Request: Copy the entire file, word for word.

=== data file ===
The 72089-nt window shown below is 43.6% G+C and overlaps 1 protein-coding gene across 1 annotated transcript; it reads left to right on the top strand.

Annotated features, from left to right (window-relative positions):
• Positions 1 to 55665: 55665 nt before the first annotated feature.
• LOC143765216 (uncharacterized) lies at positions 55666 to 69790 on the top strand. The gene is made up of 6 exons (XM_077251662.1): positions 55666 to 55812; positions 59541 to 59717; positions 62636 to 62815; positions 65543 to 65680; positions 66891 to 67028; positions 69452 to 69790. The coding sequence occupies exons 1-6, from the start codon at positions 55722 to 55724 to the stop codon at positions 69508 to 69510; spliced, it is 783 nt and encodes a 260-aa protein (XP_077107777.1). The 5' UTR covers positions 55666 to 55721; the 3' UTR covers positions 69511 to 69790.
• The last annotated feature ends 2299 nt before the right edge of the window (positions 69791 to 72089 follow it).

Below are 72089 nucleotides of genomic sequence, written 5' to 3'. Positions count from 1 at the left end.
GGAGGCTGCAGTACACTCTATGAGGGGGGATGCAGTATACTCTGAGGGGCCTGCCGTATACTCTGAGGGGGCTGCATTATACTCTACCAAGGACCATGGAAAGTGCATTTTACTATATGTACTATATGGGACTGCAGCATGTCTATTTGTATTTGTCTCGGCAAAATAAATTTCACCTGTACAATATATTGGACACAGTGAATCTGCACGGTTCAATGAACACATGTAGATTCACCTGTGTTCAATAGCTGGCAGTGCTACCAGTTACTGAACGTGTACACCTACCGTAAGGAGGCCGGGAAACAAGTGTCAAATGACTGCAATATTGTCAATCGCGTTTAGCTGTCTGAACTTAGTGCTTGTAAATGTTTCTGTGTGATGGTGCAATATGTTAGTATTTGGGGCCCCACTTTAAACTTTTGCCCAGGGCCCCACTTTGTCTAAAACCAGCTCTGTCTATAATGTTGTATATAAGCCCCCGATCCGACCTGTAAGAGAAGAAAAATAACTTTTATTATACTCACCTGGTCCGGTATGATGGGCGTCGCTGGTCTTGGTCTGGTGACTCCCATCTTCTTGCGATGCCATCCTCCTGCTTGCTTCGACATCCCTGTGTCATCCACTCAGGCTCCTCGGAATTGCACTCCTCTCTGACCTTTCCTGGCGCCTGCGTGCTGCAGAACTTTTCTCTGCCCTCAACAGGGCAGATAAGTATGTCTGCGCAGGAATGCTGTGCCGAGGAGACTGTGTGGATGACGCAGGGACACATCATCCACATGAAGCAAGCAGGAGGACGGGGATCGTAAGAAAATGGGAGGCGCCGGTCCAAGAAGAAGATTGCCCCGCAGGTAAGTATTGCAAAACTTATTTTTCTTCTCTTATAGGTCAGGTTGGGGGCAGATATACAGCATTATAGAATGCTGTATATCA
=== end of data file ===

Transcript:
The 72089-nt window shown below is 43.6% G+C and overlaps 1 protein-coding gene across 1 annotated transcript; it reads left to right on the top strand.

Annotated features, from left to right (window-relative positions):
• Positions 1 to 55665: 55665 nt before the first annotated feature.
• LOC143765216 (uncharacterized) lies at positions 55666 to 69790 on the top strand. The gene is made up of 6 exons (XM_077251662.1): positions 55666 to 55812; positions 59541 to 59717; positions 62636 to 62815; positions 65543 to 65680; positions 66891 to 67028; positions 69452 to 69790. The coding sequence occupies exons 1-6, from the start codon at positions 55722 to 55724 to the stop codon at positions 69508 to 69510; spliced, it is 783 nt and encodes a 260-aa protein (XP_077107777.1). The 5' UTR covers positions 55666 to 55721; the 3' UTR covers positions 69511 to 69790.
• The last annotated feature ends 2299 nt before the right edge of the window (positions 69791 to 72089 follow it).

Below are 72089 nucleotides of genomic sequence, written 5' to 3'. Positions count from 1 at the left end.
GGAGGCTGCAGTACACTCTATGAGGGGGGATGCAGTATACTCTGAGGGGCCTGCCGTATACTCTGAGGGGGCTGCATTATACTCTACCAAGGACCATGGAAAGTGCATTTTACTATATGTACTATATGGGACTGCAGCATGTCTATTTGTATTTGTCTCGGCAAAATAAATTTCACCTGTACAATATATTGGACACAGTGAATCTGCACGGTTCAATGAACACATGTAGATTCACCTGTGTTCAATAGCTGGCAGTGCTACCAGTTACTGAACGTGTACACCTACCGTAAGGAGGCCGGGAAACAAGTGTCAAATGACTGCAATATTGTCAATCGCGTTTAGCTGTCTGAACTTAGTGCTTGTAAATGTTTCTGTGTGATGGTGCAATATGTTAGTATTTGGGGCCCCACTTTAAACTTTTGCCCAGGGCCCCACTTTGTCTAAAACCAGCTCTGTCTATAATGTTGTATATAAGCCCCCGATCCGACCTGTAAGAGAAGAAAAATAACTTTTATTATACTCACCTGGTCCGGTATGATGGGCGTCGCTGGTCTTGGTCTGGTGACTCCCATCTTCTTGCGATGCCATCCTCCTGCTTGCTTCGACATCCCTGTGTCATCCACTCAGGCTCCTCGGAATTGCACTCCTCTCTGACCTTTCCTGGCGCCTGCGTGCTGCAGAACTTTTCTCTGCCCTCAACAGGGCAGATAAGTATGTCTGCGCAGGAATGCTGTGCCGAGGAGACTGTGTGGATGACGCAGGGACACATCATCCACATGAAGCAAGCAGGAGGACGGGGATCGTAAGAAAATGGGAGGCGCCGGTCCAAGAAGAAGATTGCCCCGCAGGTAAGTATTGCAAAACTTATTTTTCTTCTCTTATAGGTCAGGTTGGGGGCAGATATACAGCATTATAGAATGCTGTATATCA